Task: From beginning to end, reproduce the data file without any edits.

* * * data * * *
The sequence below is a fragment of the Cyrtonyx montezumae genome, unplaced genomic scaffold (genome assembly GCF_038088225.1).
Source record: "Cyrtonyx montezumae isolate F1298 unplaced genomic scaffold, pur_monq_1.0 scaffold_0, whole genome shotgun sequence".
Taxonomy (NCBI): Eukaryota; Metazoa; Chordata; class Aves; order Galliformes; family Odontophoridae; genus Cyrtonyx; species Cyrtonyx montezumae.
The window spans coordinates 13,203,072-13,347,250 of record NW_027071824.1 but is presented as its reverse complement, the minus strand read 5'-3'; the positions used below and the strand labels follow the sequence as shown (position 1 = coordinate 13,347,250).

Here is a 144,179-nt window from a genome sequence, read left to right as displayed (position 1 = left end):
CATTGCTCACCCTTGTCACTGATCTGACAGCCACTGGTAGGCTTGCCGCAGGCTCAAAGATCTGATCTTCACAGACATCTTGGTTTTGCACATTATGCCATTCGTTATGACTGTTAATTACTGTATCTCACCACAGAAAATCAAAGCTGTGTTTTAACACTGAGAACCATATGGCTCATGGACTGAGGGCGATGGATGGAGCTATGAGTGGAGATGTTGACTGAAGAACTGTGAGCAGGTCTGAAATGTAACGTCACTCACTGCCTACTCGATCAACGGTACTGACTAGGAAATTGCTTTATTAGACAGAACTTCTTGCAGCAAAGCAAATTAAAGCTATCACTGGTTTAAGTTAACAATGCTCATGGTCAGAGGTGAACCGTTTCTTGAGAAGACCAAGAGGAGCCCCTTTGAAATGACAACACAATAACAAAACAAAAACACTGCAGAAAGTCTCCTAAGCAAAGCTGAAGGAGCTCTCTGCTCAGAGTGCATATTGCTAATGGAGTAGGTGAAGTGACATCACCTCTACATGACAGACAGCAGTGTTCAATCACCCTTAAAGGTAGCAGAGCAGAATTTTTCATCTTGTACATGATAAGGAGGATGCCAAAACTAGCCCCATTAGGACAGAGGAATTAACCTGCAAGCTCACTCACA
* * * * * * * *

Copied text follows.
The sequence below is a fragment of the Cyrtonyx montezumae genome, unplaced genomic scaffold (genome assembly GCF_038088225.1).
Source record: "Cyrtonyx montezumae isolate F1298 unplaced genomic scaffold, pur_monq_1.0 scaffold_0, whole genome shotgun sequence".
Taxonomy (NCBI): Eukaryota; Metazoa; Chordata; class Aves; order Galliformes; family Odontophoridae; genus Cyrtonyx; species Cyrtonyx montezumae.
The window spans coordinates 13,203,072-13,347,250 of record NW_027071824.1 but is presented as its reverse complement, the minus strand read 5'-3'; the positions used below and the strand labels follow the sequence as shown (position 1 = coordinate 13,347,250).

Here is a 144,179-nt window from a genome sequence, read left to right as displayed (position 1 = left end):
CATTGCTCACCCTTGTCACTGATCTGACAGCCACTGGTAGGCTTGCCGCAGGCTCAAAGATCTGATCTTCACAGACATCTTGGTTTTGCACATTATGCCATTCGTTATGACTGTTAATTACTGTATCTCACCACAGAAAATCAAAGCTGTGTTTTAACACTGAGAACCATATGGCTCATGGACTGAGGGCGATGGATGGAGCTATGAGTGGAGATGTTGACTGAAGAACTGTGAGCAGGTCTGAAATGTAACGTCACTCACTGCCTACTCGATCAACGGTACTGACTAGGAAATTGCTTTATTAGACAGAACTTCTTGCAGCAAAGCAAATTAAAGCTATCACTGGTTTAAGTTAACAATGCTCATGGTCAGAGGTGAACCGTTTCTTGAGAAGACCAAGAGGAGCCCCTTTGAAATGACAACACAATAACAAAACAAAAACACTGCAGAAAGTCTCCTAAGCAAAGCTGAAGGAGCTCTCTGCTCAGAGTGCATATTGCTAATGGAGTAGGTGAAGTGACATCACCTCTACATGACAGACAGCAGTGTTCAATCACCCTTAAAGGTAGCAGAGCAGAATTTTTCATCTTGTACATGATAAGGAGGATGCCAAAACTAGCCCCATTAGGACAGAGGAATTAACCTGCAAGCTCACTCACA